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May 14, 1982 - Image 4

Resource type:
Michigan Daily, 1982-05-14

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Page 4-Friday, May 14, 1982-The Michigan Daily
Reagan pushes
arms reduction
in TV address

WASHINGTON (AP)- President
Reagan says his determination to
rebuild U.S. defenses will help prod the
Soviet Union into negotiating strategic
arms reductions that would supplant
the shelved SALT II treaty that "simply
legitimizes an arms race."
Reagan opened last night's prime-
time news conference with a review of
the strategic arms reduction proposal-
START-he unveiled in a Sunday ad-
dress at Eureka College in Illinois. He
said START is the right approach
because SALT II, never ratified but ob-
served by both sides, would have per-
mitted massive buildups in nuclear
THERE HAVE been calls for revival
of that treaty, and Reagan was told by a
questioner that it was at least a bird in
the hand. "This bird isn't a very frien-
dly bird," Reagan said, recalling that
the Senate did not ratify SALT II during
the Carter administration.
"The reason why it was refused
ratification," he said, was that the
treaty would allow "the Soviet Union to
just about double its nuclear
capability." He said the pact would also
allow a U.S. buildup and thus "it simply
legitimizes a nuclear arms race."
Reagan said that first phase of
START would deal with the most
dangerous and destabilizing weapons in
the arsenals of the superpowers-
warheads on landbased missiles.
"These are the most frightening to
most people,'' Reagan said, because

"once launched, that's it."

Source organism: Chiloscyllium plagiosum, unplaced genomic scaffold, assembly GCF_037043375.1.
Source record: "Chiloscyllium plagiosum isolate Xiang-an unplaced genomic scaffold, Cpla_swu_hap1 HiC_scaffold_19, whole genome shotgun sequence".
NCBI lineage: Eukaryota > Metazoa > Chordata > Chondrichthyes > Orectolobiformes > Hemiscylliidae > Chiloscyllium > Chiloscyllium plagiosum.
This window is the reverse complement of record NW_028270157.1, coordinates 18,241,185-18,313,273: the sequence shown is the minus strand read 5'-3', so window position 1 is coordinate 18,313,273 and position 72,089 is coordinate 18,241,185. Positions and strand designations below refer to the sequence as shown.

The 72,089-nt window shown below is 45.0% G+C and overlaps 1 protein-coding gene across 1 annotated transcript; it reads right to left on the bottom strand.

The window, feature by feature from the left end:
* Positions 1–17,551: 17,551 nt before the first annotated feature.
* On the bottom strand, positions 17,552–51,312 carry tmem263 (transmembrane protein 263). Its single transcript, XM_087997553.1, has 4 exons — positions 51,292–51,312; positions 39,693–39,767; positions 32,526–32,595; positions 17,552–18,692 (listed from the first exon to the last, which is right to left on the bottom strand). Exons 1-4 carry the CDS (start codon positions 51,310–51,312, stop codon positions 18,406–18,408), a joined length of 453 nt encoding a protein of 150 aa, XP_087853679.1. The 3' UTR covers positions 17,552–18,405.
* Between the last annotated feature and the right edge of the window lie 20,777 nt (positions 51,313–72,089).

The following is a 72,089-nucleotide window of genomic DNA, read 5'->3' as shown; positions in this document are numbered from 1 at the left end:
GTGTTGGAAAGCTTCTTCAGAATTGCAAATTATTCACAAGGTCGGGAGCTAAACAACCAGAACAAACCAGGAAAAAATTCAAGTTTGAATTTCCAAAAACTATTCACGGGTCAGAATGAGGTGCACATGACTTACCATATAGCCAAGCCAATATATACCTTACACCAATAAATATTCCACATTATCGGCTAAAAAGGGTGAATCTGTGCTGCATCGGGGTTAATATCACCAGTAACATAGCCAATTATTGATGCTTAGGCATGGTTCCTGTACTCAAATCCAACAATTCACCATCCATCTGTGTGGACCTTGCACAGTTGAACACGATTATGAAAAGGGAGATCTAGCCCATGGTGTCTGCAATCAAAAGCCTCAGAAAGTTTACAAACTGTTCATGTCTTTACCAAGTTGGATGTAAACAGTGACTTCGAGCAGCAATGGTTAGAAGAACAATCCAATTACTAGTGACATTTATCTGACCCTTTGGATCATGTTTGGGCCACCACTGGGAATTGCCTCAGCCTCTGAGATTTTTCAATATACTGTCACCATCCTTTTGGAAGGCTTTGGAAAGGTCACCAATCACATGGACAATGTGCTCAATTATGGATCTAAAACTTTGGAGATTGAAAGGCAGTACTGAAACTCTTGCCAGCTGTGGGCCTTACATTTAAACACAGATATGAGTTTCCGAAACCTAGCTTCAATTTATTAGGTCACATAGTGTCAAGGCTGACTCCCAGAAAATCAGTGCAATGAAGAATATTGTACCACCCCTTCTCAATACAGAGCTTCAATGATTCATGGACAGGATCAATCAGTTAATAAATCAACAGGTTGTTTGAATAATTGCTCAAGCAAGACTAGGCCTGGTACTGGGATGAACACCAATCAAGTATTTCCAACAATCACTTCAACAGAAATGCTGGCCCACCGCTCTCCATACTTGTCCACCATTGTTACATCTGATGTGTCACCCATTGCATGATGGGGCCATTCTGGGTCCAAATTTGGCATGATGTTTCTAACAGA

REAGAN SAID that reaching agree-
ment on "balanced, equal and
verifiable" levels of strategic nuclear
weapons will not be short or easy work,
but Moscow and the Soviet people un-
derstand the importance of restraining
the arms race.
"Iwant to reduce my pledge ... that
the United States will do everything we
can to bring such an agreement about,"
Reagan said.
While SALT II is not in force, both
sides have been observing its terms.
Reagan said the sections that are being
observed involve the monitoring of
weaponry. "What we are striving for is
to reduce the power, the number and
particularly those destabilizing
missiles that can be touched off by the
push of a button," he said.
Reagan said he wants reductions, and
"there's no ratio between that and what
SALT was attempting to do."
WHILE conservative critics have
denounced the conservative president's
arms reduction proposals, Reagan said
they were not at odds with his past
position. "I think I'm being consistent,"
he said. "It took me a little time to get
there. We hadsome other things to do."
"To be acceptable, a new arms
agreement with the Soviets must be
balanced, equitable and verifiable,"
Reagan said. "Tonight I want to renew
my pledge . . . that the United States
will do everything in its power to bring
that about."

Compiled from Associated Press and
United Press international reports
Pope gives thanks in Portugal
hours after assassination attempt
Fatima, Portugal - Pope John Paul II - ignoring an attempt on his life
hours before - thanked the Virgin Mary yesterday in a trembling voice for
saving him from assassination in Rome exactly one year ago.
He made no reference to the attempt on his life here Wednesday by a
bayonet-wielding man in priest's robes.
Portuguese police and sources in Geneva said the attacker, Spaniard Juan
Fernandez Krohn, was ordained several years ago by rebel Archbishop
Marcel Lefebvre in defiance of Vatican orders, but broke with the